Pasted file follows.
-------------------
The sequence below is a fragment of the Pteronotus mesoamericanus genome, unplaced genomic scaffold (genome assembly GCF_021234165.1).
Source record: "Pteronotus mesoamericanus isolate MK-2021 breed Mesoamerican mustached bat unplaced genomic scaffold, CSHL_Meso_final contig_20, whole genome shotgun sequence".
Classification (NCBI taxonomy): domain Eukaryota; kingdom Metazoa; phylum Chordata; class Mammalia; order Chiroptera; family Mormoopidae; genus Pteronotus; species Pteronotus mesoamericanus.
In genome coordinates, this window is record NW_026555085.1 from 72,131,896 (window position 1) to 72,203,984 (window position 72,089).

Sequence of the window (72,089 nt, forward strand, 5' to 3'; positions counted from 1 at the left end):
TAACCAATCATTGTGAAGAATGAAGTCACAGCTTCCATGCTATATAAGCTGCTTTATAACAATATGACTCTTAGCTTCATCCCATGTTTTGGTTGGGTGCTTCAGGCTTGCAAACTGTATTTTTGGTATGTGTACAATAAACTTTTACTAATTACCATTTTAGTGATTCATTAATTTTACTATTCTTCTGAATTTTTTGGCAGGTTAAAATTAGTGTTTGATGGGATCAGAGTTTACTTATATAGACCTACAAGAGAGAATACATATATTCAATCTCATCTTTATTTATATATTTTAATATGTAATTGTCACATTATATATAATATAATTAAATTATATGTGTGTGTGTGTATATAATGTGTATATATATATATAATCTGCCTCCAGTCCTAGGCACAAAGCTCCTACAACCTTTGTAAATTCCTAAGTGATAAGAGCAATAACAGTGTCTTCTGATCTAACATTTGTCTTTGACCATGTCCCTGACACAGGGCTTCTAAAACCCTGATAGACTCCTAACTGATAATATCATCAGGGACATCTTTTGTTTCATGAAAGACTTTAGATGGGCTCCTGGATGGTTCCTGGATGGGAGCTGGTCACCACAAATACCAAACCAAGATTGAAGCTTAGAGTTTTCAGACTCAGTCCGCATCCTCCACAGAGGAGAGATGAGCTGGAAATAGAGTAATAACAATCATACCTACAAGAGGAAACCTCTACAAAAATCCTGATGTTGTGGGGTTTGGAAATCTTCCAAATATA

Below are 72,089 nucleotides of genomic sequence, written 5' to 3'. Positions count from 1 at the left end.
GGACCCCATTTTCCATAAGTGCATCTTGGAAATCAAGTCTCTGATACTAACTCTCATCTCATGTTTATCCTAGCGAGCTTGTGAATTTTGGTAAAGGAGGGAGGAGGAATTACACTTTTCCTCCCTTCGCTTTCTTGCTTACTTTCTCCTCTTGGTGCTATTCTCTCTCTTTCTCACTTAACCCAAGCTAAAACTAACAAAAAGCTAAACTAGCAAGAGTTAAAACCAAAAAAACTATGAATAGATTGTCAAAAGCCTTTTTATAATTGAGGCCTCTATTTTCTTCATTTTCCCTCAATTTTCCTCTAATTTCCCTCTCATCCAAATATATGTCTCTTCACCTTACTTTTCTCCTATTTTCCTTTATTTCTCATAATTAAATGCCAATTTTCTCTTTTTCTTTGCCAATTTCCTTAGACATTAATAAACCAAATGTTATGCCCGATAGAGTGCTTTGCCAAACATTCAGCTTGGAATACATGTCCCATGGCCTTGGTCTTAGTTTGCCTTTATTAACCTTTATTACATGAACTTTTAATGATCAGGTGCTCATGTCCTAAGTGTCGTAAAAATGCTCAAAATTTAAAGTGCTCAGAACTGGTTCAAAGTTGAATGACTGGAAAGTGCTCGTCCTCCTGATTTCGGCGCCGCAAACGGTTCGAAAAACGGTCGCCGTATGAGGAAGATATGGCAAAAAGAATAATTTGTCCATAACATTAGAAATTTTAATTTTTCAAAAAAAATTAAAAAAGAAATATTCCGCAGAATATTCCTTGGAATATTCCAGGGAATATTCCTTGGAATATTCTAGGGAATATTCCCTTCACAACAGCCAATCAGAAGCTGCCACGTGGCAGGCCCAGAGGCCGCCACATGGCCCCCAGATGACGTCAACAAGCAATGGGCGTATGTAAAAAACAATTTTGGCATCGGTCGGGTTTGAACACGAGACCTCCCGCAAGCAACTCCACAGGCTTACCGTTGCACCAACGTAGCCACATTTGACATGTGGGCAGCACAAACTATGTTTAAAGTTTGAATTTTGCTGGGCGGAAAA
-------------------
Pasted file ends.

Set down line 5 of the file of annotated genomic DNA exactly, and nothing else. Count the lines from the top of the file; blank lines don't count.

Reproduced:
Sequence of the window (72,089 nt, forward strand, 5' to 3'; positions counted from 1 at the left end):